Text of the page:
Comune di Cimina

This town in the Locris region, located in the valley between Mount Tre Pizzi and Mount Antoninello, was probably built around 1450 by a group of Greek and Albanian Christians, who found refuge in this area while running away from the Turks. Greek and Byzantine influences are still traceable in the etymology of Ciminà (which comes from the Greek word kyminà, meaning where wild cumin abundantly grows). The Balkan culture also had a strong bearing on the development of this town, as is proved by its flagship product, the “caciocavallo” cheese, whose forerunner, the kaskaval, is a stringy dough that is still produced in the area stretching from Macedonia to the Aegean islands.
Not only is the Caciocavallo from Ciminà listed among the PDO products of Calabria, but also it was officially assigned the “registered designation of origin” label in 2008. It also is one of the six Calabrian products presided over by Slowfood, which earned it a place of honour among the subjects of Oliviero Toscani’s photos.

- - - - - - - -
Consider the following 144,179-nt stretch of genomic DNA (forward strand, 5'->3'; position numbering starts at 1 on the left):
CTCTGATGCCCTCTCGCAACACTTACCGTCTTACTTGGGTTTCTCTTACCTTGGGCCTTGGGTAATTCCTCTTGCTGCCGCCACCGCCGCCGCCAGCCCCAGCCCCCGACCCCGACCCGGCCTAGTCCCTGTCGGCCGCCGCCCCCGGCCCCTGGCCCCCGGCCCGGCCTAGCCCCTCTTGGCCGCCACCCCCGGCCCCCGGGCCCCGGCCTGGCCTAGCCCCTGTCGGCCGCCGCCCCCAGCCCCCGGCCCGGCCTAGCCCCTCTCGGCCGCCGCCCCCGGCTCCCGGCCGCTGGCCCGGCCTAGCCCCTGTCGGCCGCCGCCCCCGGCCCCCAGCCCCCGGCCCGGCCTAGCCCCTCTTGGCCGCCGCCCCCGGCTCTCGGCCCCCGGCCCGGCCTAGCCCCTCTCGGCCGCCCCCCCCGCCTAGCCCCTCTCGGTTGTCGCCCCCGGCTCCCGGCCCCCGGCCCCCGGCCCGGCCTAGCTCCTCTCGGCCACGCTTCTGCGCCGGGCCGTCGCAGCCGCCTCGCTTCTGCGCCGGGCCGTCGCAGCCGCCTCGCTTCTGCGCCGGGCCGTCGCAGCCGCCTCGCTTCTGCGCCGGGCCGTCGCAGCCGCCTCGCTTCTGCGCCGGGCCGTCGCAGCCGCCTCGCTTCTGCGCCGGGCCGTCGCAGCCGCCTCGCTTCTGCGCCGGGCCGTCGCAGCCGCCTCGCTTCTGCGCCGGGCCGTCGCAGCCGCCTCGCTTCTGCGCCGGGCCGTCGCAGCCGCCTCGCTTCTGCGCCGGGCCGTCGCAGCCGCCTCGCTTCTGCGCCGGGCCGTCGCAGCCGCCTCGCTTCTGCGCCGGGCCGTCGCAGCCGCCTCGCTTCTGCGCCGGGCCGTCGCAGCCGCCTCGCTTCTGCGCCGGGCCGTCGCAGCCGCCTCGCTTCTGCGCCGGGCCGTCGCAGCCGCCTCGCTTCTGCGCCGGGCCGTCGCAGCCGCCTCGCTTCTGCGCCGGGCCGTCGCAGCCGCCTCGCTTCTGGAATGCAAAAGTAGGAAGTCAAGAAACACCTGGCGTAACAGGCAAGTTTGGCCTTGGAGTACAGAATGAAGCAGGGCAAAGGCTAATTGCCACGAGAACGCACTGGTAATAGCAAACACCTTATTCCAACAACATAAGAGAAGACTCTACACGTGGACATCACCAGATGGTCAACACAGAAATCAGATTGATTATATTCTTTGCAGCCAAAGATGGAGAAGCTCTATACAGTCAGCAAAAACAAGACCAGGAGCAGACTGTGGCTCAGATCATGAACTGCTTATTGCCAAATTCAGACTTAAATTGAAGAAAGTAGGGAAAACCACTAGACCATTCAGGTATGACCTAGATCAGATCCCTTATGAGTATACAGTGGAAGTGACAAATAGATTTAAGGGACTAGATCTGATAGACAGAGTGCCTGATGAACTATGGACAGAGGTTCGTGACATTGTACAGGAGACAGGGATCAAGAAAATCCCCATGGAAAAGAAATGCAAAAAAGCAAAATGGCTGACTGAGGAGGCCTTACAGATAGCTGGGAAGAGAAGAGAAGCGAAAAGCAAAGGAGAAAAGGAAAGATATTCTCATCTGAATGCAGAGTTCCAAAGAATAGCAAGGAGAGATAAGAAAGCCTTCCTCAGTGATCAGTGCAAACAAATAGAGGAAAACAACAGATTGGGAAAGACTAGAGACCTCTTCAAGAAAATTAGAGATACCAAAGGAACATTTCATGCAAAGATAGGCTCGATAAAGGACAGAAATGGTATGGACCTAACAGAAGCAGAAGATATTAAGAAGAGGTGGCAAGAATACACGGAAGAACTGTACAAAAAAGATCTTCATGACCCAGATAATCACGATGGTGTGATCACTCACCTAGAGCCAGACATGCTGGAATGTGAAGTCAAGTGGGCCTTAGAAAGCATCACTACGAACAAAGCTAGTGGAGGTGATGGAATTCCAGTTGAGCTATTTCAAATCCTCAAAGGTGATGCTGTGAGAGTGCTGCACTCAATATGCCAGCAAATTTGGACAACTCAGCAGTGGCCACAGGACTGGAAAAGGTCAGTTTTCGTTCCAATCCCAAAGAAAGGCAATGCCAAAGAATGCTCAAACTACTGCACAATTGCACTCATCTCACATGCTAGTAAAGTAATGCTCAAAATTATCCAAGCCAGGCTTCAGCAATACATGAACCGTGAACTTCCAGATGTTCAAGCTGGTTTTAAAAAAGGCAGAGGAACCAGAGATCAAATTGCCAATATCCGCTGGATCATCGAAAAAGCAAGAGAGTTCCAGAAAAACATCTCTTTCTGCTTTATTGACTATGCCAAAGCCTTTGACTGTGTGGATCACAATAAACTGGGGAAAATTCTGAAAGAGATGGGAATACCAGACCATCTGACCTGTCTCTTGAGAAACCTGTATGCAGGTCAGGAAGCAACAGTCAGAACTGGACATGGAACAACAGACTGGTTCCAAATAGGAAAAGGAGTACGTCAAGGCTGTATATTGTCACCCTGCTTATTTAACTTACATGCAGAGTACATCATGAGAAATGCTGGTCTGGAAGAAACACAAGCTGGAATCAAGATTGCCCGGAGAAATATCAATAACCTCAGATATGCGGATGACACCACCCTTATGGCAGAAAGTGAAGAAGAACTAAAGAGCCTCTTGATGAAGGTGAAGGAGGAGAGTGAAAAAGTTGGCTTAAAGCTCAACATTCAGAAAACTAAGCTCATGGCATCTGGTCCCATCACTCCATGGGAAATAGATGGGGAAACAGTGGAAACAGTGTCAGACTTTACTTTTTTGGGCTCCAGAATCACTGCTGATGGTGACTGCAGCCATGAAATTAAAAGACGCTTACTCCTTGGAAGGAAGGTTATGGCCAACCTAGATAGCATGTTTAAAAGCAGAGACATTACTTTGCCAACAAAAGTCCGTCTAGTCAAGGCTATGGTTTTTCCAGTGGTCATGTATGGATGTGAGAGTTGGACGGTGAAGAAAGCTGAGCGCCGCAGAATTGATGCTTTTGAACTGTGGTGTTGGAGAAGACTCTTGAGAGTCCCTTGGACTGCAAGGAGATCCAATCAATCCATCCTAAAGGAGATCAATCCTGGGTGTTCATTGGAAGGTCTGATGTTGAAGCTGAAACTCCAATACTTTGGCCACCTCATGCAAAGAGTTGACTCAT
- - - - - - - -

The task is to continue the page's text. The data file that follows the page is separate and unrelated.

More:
Besides presenting many natural beauties, Ciminà also hosts the 17th-century Church of Saint Nicholas from Bari as well as many water mills, which used to be one of the main sources of income for the local population in foregone days.